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Reality Check

RC-08: Is Manitoba's East Side Protected?

Date Posted: May 28, 2011

On August 9, 2000, the Manitoba government announced it would initiate broad area planning on 25 million hectares of mostly intact and pristine boreal forest, lakes and rivers on the east side of Lake Winnipeg. The east side of Lake of Winnipeg region is around 30 million hectares and provides home ranges for moose, woodland caribou, wolverine, and significant habitat for migrating birds.

To date there are no highways, mills, or high voltage power lands in most of the region. Winter roads, and planes are the current transportation options for most communities. Manitoba continues certain development plans, including: mineral exploration, new cottage developments, and an all weather road network. During the 1990s these communities received electricity services. Forestry operations for the mill in Pine Falls, at the base of the region, stopped when the mill closed in 2009.

Ten years of support from the Manitoba government for community driven lands plans have resulted in one lands plan posted for public comment, and others being close to public review. There are sixteen First Nations in this huge region, and most of the population is First Nation.

Local First Nations, Manitoba, and Ontario propose creating a UNESCO World Heritage Site called Pimachiowin Aki. The proposed site would encompass 4 million hectares of contiguous boreal forests and waterways on both sides of the Manitoba-Ontario border. The UNESCO nomination is to be filed in fall, 2011.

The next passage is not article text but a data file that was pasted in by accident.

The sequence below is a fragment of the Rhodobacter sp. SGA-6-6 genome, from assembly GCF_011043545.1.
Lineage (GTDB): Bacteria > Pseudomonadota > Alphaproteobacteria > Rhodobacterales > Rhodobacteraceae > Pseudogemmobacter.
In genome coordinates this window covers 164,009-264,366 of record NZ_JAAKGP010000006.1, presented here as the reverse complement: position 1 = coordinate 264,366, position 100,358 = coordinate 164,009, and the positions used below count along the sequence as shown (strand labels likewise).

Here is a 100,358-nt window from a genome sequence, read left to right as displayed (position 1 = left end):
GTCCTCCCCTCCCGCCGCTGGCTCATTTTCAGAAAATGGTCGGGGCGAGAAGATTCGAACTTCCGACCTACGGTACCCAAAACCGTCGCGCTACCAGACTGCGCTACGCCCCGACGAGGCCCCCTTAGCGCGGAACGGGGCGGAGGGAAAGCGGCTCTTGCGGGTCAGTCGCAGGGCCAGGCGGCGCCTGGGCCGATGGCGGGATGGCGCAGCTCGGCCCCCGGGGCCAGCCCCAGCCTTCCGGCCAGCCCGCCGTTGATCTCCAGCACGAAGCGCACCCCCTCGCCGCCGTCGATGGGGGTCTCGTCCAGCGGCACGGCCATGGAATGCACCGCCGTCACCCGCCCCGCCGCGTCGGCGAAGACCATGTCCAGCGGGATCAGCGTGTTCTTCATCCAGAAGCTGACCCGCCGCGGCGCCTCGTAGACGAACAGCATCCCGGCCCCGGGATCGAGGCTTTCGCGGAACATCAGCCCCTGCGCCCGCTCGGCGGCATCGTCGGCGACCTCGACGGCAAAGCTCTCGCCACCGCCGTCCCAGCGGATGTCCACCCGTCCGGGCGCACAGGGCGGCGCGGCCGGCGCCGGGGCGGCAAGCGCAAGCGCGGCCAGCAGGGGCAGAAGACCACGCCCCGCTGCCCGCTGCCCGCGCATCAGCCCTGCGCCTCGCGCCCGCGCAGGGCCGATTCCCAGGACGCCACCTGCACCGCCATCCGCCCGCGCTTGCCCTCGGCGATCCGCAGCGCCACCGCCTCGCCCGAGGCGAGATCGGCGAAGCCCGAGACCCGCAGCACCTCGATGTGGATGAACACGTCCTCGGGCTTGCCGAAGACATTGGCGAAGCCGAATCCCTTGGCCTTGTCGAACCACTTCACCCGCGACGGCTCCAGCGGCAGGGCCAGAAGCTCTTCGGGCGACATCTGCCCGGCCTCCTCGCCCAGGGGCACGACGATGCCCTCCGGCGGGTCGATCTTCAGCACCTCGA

The only lands presently protected within the Manitoba portion of this region are: lands and zones in Atikaki Wilderness Park, Nopoming, and Whiteshell parks; the Manitogan river corridor, Observation Point wildlife management area, and the Poplar/Nanowin Rivers park reserve, which has interim protection in place until 2014.

Manitoba needs to fulfill its commitments for protected lands in our forest regions - before any further development decisions are made, especially on the east side of the province. To accomplish this, consultation standards and relevant lands planning programs need to be in place for the communities. The principles in the 1998 First Nations Protected Areas MOU will need to be renewed, to support First Nation communities who identify protected areas. Land in the proposed World Heritage Site require provincial protection.

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